I’ve just returned to Essex via ferry from Charlotte, Vermont. This waterway commute is an integral component of our life in Essex, New York. 30 minutes from ferry dock to ferry dock. Sometimes a little less. Sometimes a little more. No longer a sail ferry or horse ferry, but in some ways virtually unchanged across history.
3 Miles in 30 Minutes
While waiting for the ferry I re-read the visitor information plaque at the ferry dock. I was struck by the fact that two hundred years ago the ferry voyage across Lake Champlain between Essex and Charlotte took about the same time as it does today.
In 1820, Charlotte’s Charles McNeil and Essex lawyer Henry H. Ross began operating a sail ferry here. In 1828, they replaced the sail ferry with the horse powered Eclipse, whose treadmill-walking six horses made the three-mile crossing in 30 minutes. The Eclipse was retired in 1847, after it collapsed under the weight of fattened beef cattle on the way to the slaughterhouse.(Source: LCT interpretive sign at Charlotte ferry dock)
Apparently at the time multiple ferries plied Champlain, industriously transporting commuters from port-to-port up and down the lake.
Lake Champlain, situated between Vermont and New York, had a number of medium-distance ferry crossing that were well-suited to horse ferries. The earliest documented horseboat on the lake was the Chimney Point to Port Henry Experiment in 1826.(Source: Texas A&M University, Nautical Archaeology Program)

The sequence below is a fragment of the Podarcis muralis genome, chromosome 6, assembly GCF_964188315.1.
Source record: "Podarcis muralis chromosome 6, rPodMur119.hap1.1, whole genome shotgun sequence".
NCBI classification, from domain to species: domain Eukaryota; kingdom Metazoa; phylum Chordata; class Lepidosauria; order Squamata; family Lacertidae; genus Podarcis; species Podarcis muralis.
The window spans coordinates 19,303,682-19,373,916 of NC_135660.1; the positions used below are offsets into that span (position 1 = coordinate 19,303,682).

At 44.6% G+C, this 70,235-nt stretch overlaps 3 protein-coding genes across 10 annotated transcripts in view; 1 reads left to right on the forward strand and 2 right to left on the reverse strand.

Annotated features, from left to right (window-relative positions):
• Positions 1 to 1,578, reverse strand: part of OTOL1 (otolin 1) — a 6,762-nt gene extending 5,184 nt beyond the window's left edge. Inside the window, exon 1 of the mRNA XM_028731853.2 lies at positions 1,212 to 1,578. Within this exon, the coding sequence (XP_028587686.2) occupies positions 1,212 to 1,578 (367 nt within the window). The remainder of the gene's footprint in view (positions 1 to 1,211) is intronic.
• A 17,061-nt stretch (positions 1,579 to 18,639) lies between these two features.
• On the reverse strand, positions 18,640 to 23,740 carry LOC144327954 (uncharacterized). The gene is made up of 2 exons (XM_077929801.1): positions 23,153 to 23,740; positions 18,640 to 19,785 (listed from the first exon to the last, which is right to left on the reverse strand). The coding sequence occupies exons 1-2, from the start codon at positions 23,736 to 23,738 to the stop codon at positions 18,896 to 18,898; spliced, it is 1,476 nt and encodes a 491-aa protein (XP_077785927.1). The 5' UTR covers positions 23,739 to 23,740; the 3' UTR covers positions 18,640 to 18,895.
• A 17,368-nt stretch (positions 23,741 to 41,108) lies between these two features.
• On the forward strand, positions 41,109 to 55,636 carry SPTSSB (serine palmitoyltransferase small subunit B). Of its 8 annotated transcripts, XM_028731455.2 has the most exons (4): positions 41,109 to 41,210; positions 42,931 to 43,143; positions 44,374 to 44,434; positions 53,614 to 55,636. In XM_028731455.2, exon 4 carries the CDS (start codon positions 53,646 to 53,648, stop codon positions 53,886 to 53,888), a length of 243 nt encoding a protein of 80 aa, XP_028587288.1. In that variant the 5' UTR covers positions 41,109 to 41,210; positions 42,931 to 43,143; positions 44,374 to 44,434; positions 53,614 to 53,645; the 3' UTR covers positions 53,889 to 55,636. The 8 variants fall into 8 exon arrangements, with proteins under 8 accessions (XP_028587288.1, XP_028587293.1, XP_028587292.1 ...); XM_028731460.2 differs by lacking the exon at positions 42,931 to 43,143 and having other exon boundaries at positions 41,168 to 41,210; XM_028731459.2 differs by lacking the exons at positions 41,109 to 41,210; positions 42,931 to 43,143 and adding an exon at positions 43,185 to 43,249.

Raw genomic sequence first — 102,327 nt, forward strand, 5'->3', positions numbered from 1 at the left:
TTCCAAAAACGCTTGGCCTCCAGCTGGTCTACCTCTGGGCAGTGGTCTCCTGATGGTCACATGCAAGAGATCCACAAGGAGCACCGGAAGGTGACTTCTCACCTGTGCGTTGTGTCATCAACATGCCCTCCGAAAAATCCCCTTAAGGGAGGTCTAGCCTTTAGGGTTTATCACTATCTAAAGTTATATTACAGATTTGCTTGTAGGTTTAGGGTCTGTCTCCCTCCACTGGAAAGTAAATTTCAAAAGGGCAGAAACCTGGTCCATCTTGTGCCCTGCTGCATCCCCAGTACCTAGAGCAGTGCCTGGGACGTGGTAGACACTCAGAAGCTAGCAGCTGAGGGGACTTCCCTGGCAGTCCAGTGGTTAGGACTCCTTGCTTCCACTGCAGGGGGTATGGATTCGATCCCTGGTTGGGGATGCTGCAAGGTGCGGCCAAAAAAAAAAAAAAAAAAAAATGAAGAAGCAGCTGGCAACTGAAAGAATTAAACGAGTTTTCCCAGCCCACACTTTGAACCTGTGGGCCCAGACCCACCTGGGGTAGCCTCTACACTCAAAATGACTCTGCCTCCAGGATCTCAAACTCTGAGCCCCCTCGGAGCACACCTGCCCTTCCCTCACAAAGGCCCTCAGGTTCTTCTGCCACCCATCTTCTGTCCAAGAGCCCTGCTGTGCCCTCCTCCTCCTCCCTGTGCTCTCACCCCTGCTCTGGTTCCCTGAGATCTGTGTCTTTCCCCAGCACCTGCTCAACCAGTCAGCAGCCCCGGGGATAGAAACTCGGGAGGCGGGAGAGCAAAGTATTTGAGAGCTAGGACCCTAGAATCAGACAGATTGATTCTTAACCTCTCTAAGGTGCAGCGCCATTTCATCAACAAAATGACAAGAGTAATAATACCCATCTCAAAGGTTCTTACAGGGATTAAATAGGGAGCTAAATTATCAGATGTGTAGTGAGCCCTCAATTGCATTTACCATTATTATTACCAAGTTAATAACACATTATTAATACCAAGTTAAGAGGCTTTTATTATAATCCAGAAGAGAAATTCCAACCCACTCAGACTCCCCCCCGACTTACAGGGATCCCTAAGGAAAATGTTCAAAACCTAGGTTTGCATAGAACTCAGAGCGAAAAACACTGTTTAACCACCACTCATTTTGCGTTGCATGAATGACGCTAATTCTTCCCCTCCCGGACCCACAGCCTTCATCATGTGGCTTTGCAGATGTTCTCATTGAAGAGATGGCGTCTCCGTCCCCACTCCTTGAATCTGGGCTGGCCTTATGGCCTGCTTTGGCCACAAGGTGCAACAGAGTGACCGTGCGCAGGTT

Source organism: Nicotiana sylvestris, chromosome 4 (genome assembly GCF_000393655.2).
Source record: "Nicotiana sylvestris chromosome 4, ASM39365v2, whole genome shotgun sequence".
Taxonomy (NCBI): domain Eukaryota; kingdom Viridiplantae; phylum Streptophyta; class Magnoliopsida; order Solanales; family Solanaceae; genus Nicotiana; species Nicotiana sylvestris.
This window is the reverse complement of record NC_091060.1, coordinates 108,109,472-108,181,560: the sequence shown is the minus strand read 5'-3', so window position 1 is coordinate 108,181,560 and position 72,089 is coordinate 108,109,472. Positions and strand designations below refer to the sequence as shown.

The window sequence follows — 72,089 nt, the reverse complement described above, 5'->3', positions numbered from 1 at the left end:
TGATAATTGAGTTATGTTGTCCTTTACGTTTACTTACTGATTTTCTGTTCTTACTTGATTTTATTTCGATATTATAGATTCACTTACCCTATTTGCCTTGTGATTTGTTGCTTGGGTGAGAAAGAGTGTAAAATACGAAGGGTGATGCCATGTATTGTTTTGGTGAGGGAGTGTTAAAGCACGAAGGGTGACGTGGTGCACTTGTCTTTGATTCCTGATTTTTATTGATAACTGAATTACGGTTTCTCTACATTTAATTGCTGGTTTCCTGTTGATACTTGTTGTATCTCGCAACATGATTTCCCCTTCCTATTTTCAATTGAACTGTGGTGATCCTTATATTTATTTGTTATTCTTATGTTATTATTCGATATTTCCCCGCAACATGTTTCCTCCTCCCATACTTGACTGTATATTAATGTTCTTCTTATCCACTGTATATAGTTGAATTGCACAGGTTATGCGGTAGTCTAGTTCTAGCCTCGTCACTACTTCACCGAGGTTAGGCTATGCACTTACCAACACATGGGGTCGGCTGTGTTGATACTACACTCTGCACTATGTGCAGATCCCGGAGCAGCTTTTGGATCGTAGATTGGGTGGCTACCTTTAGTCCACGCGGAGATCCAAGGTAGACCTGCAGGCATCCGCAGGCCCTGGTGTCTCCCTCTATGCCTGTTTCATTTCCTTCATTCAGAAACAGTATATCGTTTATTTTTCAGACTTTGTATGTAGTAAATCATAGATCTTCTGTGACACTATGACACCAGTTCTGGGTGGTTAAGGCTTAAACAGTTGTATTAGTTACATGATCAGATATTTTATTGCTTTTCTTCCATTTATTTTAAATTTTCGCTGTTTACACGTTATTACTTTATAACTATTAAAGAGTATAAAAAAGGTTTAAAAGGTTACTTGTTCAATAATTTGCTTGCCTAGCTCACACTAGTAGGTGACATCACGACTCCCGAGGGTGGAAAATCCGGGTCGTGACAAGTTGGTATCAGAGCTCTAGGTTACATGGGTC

Remarkable. There were more transportation options for crossing Lake Champlain two centuries ago than there are today!
This detailed illustration offers a helpful rendering of what the Eclipse — trafficking sojourners band and forth between Essex and Charlotte in the young days of our Essex history, the very days when Rosslyn was being constructed — may have looked like.
Sonar surveys of Burlington Bay, Vermont in 1983 and 1984 revealed the remains of a well-preserved horseboat, sitting upright on the bottom under 50 feet (15.24 m) of water… The first of its kind ever to undergo archaeological study, the wreck provided many details of horse ferry technology and operations.(Source : Texas A&M University, Nautical Archaeology Program)
Here’s a closer look at the “engine” that powered these clever forebears to the diesel powered vessel that just ferried me, my groceries, and my car home to Rosslyn.
Perhaps the most fascinating aspect of this wreck is its propulsion mechanism, a horizontal treadwheel…
Two horses, walking in place on opposite sides of the treadwheel, generated enough power to turn the two side wheels… The horses faced in opposite directions, one forward, one aft, when the ferry was underway.(Source: Texas A&M University, Nautical Archaeology Program)
Genius! And a notable evolution in mobility, transportability, commerce, and travel. Innovation advancing the lives, careers, and wellbeing of our long ago neighbors. It’s an intriguing metaphorical bridge across the lake AND across history.